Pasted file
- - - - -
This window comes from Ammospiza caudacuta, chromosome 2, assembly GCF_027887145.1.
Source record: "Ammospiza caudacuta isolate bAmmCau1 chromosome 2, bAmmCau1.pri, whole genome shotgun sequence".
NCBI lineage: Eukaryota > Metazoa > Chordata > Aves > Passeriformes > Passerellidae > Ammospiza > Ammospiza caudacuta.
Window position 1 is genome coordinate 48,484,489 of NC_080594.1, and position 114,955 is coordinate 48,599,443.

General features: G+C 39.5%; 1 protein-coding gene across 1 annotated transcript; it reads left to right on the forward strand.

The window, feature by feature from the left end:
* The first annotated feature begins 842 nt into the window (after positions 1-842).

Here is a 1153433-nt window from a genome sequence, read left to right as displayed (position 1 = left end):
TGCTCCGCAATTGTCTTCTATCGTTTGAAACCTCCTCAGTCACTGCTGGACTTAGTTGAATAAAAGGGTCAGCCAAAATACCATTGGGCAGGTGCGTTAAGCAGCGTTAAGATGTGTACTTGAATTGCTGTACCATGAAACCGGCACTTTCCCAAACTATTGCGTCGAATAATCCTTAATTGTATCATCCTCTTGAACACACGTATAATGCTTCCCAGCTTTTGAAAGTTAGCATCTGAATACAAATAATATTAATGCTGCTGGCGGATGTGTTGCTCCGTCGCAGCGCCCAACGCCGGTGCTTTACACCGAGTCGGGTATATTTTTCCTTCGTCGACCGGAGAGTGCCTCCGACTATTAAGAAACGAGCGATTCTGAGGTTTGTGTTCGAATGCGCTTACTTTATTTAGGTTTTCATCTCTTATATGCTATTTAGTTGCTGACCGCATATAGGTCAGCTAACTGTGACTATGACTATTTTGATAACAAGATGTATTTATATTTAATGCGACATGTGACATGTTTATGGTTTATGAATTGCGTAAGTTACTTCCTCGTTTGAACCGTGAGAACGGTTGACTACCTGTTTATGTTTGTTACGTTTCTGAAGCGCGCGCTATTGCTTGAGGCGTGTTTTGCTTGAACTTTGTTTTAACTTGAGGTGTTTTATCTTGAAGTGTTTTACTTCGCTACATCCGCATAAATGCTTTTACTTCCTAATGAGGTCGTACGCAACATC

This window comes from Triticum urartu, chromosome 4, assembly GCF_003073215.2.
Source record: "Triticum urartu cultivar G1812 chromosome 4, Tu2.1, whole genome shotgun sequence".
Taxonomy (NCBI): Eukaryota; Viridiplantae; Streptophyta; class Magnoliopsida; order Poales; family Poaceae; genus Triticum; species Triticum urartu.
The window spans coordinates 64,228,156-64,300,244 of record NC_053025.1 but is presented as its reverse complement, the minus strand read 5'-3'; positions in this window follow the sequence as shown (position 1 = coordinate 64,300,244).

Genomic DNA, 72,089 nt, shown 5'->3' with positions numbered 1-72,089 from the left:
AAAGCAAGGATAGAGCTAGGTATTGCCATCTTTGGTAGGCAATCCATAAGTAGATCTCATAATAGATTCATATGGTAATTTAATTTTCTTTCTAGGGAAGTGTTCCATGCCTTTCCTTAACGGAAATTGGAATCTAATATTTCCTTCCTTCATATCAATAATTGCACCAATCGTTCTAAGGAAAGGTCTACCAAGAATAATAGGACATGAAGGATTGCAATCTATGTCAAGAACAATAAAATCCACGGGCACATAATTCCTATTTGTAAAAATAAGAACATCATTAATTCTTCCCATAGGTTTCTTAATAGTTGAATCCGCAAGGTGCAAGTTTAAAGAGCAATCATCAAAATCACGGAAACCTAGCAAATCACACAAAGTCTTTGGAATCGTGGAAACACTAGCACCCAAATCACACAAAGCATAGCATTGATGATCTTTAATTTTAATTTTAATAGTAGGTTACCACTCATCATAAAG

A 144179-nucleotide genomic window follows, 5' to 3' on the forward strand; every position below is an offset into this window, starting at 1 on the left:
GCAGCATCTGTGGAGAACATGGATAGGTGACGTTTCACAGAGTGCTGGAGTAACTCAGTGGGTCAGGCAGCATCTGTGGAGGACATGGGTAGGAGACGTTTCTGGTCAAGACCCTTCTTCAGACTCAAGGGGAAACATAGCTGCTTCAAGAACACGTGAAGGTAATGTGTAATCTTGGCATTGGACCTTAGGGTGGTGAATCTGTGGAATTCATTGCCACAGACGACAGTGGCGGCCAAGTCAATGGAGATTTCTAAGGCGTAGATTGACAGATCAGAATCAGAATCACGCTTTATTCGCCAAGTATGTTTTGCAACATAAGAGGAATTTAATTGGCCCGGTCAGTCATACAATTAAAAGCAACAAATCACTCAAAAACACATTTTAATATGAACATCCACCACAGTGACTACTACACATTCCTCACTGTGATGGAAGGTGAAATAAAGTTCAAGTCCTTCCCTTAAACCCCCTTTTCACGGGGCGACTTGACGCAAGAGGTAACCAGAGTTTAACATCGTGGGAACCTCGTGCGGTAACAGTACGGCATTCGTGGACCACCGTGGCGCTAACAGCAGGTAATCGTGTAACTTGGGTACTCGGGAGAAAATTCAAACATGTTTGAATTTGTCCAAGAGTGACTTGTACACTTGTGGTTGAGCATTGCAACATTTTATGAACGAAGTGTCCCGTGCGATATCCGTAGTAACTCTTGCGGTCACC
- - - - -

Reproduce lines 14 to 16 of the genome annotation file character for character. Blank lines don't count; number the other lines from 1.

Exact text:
Genomic DNA, 72,089 nt, shown 5'->3' with positions numbered 1-72,089 from the left:
AAAGCAAGGATAGAGCTAGGTATTGCCATCTTTGGTAGGCAATCCATAAGTAGATCTCATAATAGATTCATATGGTAATTTAATTTTCTTTCTAGGGAAGTGTTCCATGCCTTTCCTTAACGGAAATTGGAATCTAATATTTCCTTCCTTCATATCAATAATTGCACCAATCGTTCTAAGGAAAGGTCTACCAAGAATAATAGGACATGAAGGATTGCAATCTATGTCAAGAACAATAAAATCCACGGGCACATAATTCCTATTTGTAAAAATAAGAACATCATTAATTCTTCCCATAGGTTTCTTAATAGTTGAATCCGCAAGGTGCAAGTTTAAAGAGCAATCATCAAAATCACGGAAACCTAGCAAATCACACAAAGTCTTTGGAATCGTGGAAACACTAGCACCCAAATCACACAAAGCATAGCATTGATGATCTTTAATTTTAATTTTAATAGTAGGTTACCACTCATCATAAAG

A 144179-nucleotide genomic window follows, 5' to 3' on the forward strand; every position below is an offset into this window, starting at 1 on the left: